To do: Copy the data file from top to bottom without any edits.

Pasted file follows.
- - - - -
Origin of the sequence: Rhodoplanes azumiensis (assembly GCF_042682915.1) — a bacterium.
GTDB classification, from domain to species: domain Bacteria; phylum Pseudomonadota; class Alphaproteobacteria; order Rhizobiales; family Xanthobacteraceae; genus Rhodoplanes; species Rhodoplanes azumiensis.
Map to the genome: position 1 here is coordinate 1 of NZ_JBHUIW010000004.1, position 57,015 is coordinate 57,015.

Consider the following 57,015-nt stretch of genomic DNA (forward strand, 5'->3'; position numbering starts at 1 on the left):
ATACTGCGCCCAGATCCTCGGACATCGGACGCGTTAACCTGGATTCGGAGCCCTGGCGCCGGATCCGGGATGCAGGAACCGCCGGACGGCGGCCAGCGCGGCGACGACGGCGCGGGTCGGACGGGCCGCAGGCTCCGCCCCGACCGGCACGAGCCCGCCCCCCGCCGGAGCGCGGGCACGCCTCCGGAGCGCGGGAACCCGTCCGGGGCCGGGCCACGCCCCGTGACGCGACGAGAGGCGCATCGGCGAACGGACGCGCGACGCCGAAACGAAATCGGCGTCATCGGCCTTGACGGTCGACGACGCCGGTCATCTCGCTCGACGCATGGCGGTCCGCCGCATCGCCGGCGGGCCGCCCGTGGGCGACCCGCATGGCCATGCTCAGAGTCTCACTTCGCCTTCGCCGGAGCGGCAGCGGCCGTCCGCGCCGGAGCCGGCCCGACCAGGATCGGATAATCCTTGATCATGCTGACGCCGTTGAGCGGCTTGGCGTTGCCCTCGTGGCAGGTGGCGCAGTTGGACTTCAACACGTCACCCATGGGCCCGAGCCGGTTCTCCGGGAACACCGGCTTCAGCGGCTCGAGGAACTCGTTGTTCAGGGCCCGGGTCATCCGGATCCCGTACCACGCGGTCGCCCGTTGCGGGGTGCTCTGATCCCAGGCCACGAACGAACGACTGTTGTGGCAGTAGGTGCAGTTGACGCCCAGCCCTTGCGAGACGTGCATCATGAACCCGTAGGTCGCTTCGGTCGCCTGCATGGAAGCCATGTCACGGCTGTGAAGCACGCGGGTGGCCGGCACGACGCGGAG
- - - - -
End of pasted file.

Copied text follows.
Origin of the sequence: Rhodoplanes azumiensis (assembly GCF_042682915.1) — a bacterium.
GTDB classification, from domain to species: domain Bacteria; phylum Pseudomonadota; class Alphaproteobacteria; order Rhizobiales; family Xanthobacteraceae; genus Rhodoplanes; species Rhodoplanes azumiensis.
Map to the genome: position 1 here is coordinate 1 of NZ_JBHUIW010000004.1, position 57,015 is coordinate 57,015.

Consider the following 57,015-nt stretch of genomic DNA (forward strand, 5'->3'; position numbering starts at 1 on the left):
ATACTGCGCCCAGATCCTCGGACATCGGACGCGTTAACCTGGATTCGGAGCCCTGGCGCCGGATCCGGGATGCAGGAACCGCCGGACGGCGGCCAGCGCGGCGACGACGGCGCGGGTCGGACGGGCCGCAGGCTCCGCCCCGACCGGCACGAGCCCGCCCCCCGCCGGAGCGCGGGCACGCCTCCGGAGCGCGGGAACCCGTCCGGGGCCGGGCCACGCCCCGTGACGCGACGAGAGGCGCATCGGCGAACGGACGCGCGACGCCGAAACGAAATCGGCGTCATCGGCCTTGACGGTCGACGACGCCGGTCATCTCGCTCGACGCATGGCGGTCCGCCGCATCGCCGGCGGGCCGCCCGTGGGCGACCCGCATGGCCATGCTCAGAGTCTCACTTCGCCTTCGCCGGAGCGGCAGCGGCCGTCCGCGCCGGAGCCGGCCCGACCAGGATCGGATAATCCTTGATCATGCTGACGCCGTTGAGCGGCTTGGCGTTGCCCTCGTGGCAGGTGGCGCAGTTGGACTTCAACACGTCACCCATGGGCCCGAGCCGGTTCTCCGGGAACACCGGCTTCAGCGGCTCGAGGAACTCGTTGTTCAGGGCCCGGGTCATCCGGATCCCGTACCACGCGGTCGCCCGTTGCGGGGTGCTCTGATCCCAGGCCACGAACGAACGACTGTTGTGGCAGTAGGTGCAGTTGACGCCCAGCCCTTGCGAGACGTGCATCATGAACCCGTAGGTCGCTTCGGTCGCCTGCATGGAAGCCATGTCACGGCTGTGAAGCACGCGGGTGGCCGGCACGACGCGGAG